[0010] Accordingly, a method for monitoring a person of interest in a scene is provided. The method comprises: capturing image data of the scene; detecting and tracking the person of interest in the image data; analyzing features of the person of interest; and detecting at least one of an event and behavior associated with the detected person of interest based on the features; and informing a third party of the at least one detected events and behavior. The person of interest is preferably selected from a group comprising an elderly person, a physically handicapped person, and a mentally challenged person. The scene is preferably a residence of the person of interest. The detecting of at least one of an event and behavior preferably detects at least one of an abnormal event and abnormal behavior.

[0011] Preferably, the detecting and tracking comprises segmenting the image data into at least one moving object and background objects, the at least one moving object being the object of interest. The detecting and tracking preferably further comprises: learning and recognizing a human shape; and detecting a feature of the moving object indicative of a person. Preferably, the detecting of a feature of the moving object indicative of a person comprises detecting a face on the moving object.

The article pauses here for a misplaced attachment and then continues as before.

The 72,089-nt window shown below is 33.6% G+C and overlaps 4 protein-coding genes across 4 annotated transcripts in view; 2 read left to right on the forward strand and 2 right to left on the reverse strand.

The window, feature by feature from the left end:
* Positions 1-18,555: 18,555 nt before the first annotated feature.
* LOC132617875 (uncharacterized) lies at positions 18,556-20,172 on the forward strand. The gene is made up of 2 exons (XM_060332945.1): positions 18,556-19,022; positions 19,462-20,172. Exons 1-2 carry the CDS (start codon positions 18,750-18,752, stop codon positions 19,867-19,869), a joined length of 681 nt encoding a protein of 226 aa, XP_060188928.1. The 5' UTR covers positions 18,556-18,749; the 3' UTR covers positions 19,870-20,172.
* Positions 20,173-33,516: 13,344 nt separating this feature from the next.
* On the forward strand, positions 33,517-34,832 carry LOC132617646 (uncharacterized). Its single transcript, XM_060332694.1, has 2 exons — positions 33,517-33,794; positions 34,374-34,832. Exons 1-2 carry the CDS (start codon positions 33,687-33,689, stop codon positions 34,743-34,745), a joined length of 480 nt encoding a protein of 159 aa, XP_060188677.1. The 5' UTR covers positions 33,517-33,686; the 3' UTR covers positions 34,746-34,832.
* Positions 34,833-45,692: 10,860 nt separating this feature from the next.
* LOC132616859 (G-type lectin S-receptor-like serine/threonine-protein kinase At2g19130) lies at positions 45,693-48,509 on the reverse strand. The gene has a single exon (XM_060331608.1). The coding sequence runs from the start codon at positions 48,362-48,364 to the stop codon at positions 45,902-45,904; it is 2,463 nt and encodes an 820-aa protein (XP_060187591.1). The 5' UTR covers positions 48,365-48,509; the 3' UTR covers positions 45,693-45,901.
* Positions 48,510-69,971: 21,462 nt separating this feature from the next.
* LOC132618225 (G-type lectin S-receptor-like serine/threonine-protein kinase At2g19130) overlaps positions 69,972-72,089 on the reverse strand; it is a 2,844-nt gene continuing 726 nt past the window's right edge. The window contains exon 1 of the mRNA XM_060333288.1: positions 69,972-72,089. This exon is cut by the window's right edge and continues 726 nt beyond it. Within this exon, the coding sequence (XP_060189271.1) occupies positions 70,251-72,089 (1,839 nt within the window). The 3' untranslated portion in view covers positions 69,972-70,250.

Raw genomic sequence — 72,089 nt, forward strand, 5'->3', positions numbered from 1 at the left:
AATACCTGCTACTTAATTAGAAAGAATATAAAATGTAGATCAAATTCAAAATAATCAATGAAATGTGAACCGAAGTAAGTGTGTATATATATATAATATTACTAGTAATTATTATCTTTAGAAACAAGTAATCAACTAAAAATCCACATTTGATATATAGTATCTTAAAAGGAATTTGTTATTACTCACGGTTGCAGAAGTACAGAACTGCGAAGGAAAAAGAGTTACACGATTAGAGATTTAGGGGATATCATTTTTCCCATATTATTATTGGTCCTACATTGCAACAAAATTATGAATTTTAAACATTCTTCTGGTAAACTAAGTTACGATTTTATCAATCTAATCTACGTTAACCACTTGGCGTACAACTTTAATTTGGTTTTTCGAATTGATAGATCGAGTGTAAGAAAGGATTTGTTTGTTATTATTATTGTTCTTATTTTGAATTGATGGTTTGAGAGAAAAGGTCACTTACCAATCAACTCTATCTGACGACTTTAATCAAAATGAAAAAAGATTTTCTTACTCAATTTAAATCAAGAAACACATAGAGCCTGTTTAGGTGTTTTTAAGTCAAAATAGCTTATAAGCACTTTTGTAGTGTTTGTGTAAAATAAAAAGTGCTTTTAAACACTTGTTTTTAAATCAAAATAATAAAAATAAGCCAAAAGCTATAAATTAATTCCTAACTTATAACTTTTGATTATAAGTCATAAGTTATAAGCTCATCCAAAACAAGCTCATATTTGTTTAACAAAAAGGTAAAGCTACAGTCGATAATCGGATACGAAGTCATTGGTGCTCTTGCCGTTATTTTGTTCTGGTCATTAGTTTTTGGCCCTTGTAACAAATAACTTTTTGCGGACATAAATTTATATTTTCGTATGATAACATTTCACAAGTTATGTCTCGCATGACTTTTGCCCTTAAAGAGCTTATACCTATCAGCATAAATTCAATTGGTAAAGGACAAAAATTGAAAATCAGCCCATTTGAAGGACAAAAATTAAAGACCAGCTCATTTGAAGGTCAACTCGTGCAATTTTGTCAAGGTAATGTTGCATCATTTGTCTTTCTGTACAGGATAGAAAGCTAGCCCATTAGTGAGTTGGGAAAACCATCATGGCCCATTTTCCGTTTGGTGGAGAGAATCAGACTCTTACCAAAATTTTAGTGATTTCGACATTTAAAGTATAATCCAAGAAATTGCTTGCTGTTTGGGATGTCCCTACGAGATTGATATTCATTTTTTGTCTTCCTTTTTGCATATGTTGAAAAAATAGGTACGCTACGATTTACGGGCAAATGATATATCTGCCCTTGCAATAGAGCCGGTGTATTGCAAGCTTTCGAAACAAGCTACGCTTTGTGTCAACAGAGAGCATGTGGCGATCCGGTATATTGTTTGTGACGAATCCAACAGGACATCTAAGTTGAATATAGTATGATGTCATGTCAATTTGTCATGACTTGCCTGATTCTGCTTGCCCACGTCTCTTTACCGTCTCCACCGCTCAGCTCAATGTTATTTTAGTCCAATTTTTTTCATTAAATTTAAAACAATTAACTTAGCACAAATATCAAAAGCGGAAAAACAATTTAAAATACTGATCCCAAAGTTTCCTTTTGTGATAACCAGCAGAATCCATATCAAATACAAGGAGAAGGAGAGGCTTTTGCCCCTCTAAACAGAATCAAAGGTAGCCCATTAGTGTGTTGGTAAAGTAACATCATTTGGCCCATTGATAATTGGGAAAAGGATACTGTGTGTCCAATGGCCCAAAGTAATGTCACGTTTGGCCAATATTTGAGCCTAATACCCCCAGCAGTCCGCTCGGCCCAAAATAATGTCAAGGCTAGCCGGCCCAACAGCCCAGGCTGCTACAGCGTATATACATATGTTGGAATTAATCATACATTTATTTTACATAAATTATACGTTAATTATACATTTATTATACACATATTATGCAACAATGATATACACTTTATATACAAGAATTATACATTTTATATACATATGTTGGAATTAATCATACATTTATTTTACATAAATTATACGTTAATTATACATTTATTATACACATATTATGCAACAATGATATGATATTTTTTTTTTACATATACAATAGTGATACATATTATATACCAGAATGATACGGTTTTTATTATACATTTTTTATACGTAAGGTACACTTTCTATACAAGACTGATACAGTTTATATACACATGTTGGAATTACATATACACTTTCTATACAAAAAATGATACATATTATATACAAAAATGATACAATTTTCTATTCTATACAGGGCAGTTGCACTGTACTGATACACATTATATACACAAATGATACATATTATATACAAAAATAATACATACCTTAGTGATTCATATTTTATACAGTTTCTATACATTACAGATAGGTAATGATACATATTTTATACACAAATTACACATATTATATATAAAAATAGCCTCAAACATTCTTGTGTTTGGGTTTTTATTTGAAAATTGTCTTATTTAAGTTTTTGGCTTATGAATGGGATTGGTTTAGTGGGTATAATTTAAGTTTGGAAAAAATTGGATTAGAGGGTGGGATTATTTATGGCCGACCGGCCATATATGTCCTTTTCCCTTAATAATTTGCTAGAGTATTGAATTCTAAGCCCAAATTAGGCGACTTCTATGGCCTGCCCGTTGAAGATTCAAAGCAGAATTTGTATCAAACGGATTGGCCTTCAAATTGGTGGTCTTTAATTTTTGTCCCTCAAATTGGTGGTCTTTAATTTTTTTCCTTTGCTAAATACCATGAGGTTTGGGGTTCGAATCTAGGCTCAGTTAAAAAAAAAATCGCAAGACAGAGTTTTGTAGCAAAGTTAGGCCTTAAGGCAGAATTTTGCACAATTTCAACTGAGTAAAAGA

[0012] The detecting of abnormal events preferably comprises: comparing the analyzed features with predetermined criteria indicative of a specific event; and determining whether the specific event has occurred based on the comparison. The specific event is preferably selected from a group comprising a fall-down, stagger, and panic gesturing. Preferably, the analyzing comprises analyzing one or more of a temporal sequence of the person of interest, a motion characteristics of the person of interest, and a trajectory of the person of interest. The determining step preferably comprises assigning a factor indicative of how well each of the analyzed features comply with the predetermined criteria indicative of the specific event and applying a arithmetic expression to the factors to determine a likelihood that the specific event has occurred.

[0013] The detecting of abnormal events preferably comprises modeling a plurality of sample abnormal events and comparing each of the plurality of sample abnormal events to a sequence of the image data.

[0014] The detecting of abnormal behavior preferably comprises; computing a level of body motion of the person of interest based on the detected tracking of the person of interest; computing a probability density for modeling the person of interest's behavior; developing a knowledge-based description of predetermined normal behaviors and recognizing them from the probability density; and detecting the absence of the normal behaviors.

[0015] Preferably, the informing comprises sending a message to the third party that at least one of the abnormal event and abnormal behavior has occurred. The sending preferably comprises generating an alarm signal and transmitting the alarm signal to a central monitoring station. Alternatively, the sending comprises transmitting at least a portion of the captured image data to the third person.